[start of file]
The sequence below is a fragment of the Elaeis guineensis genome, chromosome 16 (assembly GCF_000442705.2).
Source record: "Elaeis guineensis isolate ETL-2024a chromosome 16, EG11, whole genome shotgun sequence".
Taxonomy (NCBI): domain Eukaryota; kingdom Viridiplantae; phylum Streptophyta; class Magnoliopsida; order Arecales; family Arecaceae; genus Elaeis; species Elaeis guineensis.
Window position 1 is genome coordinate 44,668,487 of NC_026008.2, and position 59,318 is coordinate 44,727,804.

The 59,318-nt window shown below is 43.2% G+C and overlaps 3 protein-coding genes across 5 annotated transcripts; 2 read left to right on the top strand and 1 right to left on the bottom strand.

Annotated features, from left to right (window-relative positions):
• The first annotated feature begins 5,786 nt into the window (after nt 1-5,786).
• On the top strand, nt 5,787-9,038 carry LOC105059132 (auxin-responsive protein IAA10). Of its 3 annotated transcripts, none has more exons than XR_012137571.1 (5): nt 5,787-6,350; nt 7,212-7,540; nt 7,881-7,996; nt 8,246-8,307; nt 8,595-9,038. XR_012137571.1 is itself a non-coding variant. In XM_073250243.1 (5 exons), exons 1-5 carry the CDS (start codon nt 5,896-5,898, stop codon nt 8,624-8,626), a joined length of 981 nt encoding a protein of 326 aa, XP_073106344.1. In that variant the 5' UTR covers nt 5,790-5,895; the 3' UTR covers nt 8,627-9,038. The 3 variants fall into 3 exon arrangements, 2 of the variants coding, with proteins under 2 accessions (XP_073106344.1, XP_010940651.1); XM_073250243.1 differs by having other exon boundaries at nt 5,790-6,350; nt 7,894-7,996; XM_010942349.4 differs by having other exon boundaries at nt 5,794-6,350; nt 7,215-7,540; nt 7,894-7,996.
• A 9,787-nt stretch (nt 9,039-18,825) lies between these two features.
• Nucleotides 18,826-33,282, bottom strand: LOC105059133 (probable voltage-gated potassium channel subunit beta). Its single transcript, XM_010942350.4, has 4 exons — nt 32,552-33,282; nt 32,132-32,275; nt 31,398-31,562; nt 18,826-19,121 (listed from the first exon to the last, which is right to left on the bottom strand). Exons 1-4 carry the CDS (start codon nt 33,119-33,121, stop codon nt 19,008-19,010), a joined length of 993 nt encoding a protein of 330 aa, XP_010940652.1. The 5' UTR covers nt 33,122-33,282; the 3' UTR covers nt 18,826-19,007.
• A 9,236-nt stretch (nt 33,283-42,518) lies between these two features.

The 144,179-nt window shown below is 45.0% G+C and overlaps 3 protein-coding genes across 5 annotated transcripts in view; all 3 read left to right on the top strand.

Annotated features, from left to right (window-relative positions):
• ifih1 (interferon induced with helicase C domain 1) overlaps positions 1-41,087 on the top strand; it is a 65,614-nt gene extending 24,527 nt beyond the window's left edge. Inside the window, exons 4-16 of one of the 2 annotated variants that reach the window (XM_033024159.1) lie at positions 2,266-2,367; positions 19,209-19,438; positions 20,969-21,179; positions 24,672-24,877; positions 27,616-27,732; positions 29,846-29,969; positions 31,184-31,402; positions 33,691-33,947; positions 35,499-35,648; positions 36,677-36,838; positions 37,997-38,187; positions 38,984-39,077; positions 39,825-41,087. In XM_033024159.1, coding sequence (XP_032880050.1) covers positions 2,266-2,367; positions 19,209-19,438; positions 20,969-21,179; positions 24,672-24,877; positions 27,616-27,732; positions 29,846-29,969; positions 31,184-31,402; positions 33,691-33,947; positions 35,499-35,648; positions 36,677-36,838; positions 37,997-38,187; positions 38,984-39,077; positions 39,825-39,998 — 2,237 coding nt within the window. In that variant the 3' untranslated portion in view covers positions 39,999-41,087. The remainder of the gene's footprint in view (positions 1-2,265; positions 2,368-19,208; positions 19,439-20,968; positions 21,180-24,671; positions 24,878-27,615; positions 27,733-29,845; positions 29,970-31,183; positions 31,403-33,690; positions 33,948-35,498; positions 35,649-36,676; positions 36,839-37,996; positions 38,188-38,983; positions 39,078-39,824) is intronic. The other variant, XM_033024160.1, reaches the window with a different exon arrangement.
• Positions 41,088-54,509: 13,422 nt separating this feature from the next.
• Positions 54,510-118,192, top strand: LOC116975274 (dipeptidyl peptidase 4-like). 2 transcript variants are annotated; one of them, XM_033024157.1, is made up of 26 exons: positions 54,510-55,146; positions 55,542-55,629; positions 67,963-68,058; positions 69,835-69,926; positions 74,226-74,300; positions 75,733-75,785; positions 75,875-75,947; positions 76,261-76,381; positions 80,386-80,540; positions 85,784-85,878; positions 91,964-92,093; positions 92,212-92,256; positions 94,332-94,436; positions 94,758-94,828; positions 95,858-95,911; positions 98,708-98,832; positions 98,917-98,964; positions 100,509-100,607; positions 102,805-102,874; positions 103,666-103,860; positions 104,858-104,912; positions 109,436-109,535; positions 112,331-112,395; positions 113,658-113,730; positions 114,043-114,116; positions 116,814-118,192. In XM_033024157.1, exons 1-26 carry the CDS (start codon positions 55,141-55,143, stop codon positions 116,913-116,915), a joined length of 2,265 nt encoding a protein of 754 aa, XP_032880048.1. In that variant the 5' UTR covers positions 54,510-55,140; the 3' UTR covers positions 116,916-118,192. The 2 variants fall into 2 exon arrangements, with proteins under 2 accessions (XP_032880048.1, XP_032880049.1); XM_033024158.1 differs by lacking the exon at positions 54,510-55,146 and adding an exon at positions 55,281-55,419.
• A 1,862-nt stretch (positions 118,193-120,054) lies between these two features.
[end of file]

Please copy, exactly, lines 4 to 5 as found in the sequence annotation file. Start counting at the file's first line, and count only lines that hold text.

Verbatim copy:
Window position 1 is genome coordinate 44,668,487 of NC_026008.2, and position 59,318 is coordinate 44,727,804.

The 59,318-nt window shown below is 43.2% G+C and overlaps 3 protein-coding genes across 5 annotated transcripts; 2 read left to right on the top strand and 1 right to left on the bottom strand.